Have you heard the difference between the pro and standard version?
Yes. The Pro has a superior (more accurate) microphone and has more computation intensity as it is done on the PC. The results are often superior but much depends on the version of MultEQ that you are using it with since the latter determines what can be accomplished.

As mentioned, the Marantz is on my list. It has the MultiEQ XT. I believe this is one step down from the pro version? Marantz also show THX certification for the unit, but I'm not sure if it is actually certified (website is inconsistent). My local dealer sells the 7005 for $1499.00, which seemed reasonable enough for Canada.
MultEQ XT is not "one step down from the pro version." Pro is an external program which can obtain superior results when used with the in-built Audyssey, whatever it is.

I have reviewed various prepros with (and without) Audyssey including the AV7005.
 

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f0zz said:
My speakers are 4 ohm, and this will not work with the Marantz 5 channel amplifier.
even if your amp isn't rated for 4ohm that doesn't mean it can drive that load. Your speaker impedance is an average. Your amp/receiver's rating is what it can push continually.

What speakers do you have and how loud do you like to play them?
 

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Have you considered this Onkyo 809 from Electronics for less in Canada? It is in my opinion superior to the Marantz and would have no issues driving a 4 Ohm load all channels. Its also THX select2 Plus certified giving many very useful processing modes. Has the HQV Vida video processor and Marvell Qdeo Video Chip for 4K Upscaling and Processing.
 

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tonyvdb said:
Have you considered this Onkyo 809 from Electronics for less in Canada? It is in my opinion superior to the Marantz and would have no issues driving a 4 Ohm load all channels. Its also THX select2 Plus certified giving many very useful processing modes. Has the HQV Vida video processor and Marvell Qdeo Video Chip for 4K Upscaling and Processing.
I didn't know any AVR would actually output 4K!!! Wow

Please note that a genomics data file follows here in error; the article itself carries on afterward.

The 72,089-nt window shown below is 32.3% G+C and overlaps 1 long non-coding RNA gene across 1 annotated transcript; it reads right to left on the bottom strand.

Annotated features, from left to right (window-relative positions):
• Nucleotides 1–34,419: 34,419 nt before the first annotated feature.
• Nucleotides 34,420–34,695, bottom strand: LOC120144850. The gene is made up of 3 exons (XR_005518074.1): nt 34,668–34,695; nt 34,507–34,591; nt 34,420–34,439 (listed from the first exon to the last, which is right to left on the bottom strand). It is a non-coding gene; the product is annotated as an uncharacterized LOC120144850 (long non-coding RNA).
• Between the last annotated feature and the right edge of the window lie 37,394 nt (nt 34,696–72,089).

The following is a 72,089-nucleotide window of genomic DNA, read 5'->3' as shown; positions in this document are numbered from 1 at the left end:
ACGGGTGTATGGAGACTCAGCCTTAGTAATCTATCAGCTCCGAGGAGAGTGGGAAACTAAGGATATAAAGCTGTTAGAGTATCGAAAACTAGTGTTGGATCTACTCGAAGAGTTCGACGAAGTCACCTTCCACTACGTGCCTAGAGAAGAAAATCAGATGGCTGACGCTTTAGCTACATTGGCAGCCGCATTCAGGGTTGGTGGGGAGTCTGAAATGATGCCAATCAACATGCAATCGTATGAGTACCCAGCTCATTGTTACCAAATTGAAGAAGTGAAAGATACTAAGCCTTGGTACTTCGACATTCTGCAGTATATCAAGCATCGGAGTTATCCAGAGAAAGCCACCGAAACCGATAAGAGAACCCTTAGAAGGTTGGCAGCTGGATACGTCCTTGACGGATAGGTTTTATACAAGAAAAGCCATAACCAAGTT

Do you know how much the onkyo alters CMS info from source to display.

And I guess this is just me being jaded but is this going to be another XBR-1(SXRD) 1080p thing where the onkyo will up-convert 4K but not pass-through???
 

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I am not really sure about CMS or the 4K passthrough but the 809 gets stellar reviews and I know several Shack members who have it and say its a very good receiver. With ISF adjustments available for video its a hard deal to pass up for that price in Canada. Still cheaper from Accssories4less but they wont ship up here :(
 

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Discussion Starter · #13 ·
even if your amp isn't rated for 4ohm that doesn't mean it can drive that load. Your speaker impedance is an average. Your amp/receiver's rating is what it can push continually.

What speakers do you have and how loud do you like to play them?
I'm building the speakers myself. The final impedance is actually not set, but will most likely be between 4ohm and 6ohm. I know the Matantz would probably be ok, but better safe than sorry. I would also like more power than the Marantz is rated for.

Like most with a family, I will probably not watch my movies at Referance levels most of the time, but with that said, I may want to push it from time to time.
 

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tonyvdb said:
I am not really sure about CMS or the 4K passthrough but the 809 gets stellar reviews and I know several Shack members who have it and say its a very good receiver. With ISF adjustments available for video its a hard deal to pass up for that price in Canada. Still cheaper from Accssories4less but they wont ship up here :(
LOL you could just drive across the border rent a mailbox and have it shipped... Assuming you're close.